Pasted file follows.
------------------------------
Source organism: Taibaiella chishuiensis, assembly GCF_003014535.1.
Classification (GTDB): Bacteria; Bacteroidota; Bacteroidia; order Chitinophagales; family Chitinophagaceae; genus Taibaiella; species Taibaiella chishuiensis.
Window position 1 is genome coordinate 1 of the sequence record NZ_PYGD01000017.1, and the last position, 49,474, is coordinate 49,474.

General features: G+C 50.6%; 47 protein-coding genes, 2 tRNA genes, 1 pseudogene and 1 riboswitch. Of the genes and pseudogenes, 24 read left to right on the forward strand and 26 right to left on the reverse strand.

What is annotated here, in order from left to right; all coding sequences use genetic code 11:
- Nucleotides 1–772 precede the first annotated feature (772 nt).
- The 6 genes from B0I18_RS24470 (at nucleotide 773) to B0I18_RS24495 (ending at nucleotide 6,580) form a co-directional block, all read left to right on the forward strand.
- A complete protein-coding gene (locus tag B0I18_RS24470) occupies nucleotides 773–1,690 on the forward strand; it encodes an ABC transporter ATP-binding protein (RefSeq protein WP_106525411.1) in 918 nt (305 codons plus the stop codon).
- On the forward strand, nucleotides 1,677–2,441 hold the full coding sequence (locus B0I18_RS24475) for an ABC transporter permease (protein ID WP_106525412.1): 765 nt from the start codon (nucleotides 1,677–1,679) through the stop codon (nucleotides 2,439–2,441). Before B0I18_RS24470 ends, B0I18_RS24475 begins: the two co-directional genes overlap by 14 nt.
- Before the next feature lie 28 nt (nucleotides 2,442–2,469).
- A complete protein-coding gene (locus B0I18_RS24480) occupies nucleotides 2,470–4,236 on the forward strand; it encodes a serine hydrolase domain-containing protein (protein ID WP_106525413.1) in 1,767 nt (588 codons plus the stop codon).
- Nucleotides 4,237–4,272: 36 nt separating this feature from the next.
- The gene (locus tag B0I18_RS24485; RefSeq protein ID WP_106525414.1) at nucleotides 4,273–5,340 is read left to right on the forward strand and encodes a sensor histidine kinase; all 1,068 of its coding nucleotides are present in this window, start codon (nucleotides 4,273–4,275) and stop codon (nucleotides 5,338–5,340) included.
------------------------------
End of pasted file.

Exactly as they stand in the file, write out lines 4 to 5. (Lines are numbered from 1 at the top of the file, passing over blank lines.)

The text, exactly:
General features: G+C 50.6%; 47 protein-coding genes, 2 tRNA genes, 1 pseudogene and 1 riboswitch. Of the genes and pseudogenes, 24 read left to right on the forward strand and 26 right to left on the reverse strand.

What is annotated here, in order from left to right; all coding sequences use genetic code 11: